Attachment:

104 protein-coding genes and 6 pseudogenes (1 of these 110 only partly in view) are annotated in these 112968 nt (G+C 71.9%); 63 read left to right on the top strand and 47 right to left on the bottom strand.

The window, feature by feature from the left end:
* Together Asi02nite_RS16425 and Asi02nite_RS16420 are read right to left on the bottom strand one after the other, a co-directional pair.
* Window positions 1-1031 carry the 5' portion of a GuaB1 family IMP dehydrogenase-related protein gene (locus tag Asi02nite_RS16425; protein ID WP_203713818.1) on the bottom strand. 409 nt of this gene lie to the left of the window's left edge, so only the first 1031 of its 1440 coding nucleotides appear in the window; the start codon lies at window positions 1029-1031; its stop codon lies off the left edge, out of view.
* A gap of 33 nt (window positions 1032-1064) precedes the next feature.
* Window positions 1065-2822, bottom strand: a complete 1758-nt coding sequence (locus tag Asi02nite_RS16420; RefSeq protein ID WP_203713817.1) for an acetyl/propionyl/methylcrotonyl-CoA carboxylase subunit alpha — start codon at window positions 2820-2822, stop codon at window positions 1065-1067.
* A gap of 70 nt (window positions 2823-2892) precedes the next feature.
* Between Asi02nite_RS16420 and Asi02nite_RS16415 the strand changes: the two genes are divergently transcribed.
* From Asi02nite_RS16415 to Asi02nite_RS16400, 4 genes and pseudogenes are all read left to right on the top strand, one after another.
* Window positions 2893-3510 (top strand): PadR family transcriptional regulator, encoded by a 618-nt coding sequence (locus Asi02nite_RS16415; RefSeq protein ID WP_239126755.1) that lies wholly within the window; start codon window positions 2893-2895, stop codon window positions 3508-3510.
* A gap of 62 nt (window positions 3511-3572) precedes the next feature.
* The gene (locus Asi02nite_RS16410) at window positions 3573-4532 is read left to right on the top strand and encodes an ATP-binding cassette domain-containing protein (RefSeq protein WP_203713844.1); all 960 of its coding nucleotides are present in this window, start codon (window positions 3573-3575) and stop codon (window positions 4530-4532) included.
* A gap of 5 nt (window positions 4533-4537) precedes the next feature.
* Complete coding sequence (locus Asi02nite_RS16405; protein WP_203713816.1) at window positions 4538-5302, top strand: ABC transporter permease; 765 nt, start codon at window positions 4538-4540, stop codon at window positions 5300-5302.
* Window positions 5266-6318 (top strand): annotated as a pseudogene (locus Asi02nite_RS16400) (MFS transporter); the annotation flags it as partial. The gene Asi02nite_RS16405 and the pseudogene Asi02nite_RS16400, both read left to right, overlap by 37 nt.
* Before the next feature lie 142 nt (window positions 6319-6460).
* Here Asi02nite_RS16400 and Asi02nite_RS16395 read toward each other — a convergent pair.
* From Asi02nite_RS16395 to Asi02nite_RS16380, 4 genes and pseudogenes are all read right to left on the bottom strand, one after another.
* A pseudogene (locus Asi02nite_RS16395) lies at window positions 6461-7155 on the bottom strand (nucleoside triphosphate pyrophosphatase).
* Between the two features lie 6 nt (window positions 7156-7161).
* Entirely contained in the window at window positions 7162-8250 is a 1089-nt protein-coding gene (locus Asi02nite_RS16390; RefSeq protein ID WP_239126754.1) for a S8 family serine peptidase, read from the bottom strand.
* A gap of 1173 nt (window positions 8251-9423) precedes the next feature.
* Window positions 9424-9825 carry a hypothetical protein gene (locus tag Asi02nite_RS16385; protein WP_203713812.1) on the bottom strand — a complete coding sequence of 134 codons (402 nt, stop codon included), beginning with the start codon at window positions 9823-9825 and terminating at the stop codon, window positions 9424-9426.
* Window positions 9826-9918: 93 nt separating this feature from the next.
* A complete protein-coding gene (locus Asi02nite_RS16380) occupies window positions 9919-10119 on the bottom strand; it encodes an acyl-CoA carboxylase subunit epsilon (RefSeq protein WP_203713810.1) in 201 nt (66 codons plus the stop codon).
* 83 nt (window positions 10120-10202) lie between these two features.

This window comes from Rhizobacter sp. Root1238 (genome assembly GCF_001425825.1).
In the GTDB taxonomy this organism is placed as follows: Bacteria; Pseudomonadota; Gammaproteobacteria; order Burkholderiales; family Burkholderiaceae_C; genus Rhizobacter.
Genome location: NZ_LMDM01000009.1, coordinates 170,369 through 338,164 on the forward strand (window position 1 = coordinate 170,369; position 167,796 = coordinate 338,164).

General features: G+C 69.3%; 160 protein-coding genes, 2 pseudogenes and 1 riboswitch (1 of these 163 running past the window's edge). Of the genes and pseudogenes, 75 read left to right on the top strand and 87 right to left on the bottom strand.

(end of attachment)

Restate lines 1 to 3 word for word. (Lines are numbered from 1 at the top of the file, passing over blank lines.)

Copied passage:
104 protein-coding genes and 6 pseudogenes (1 of these 110 only partly in view) are annotated in these 112968 nt (G+C 71.9%); 63 read left to right on the top strand and 47 right to left on the bottom strand.

The window, feature by feature from the left end:
* Together Asi02nite_RS16425 and Asi02nite_RS16420 are read right to left on the bottom strand one after the other, a co-directional pair.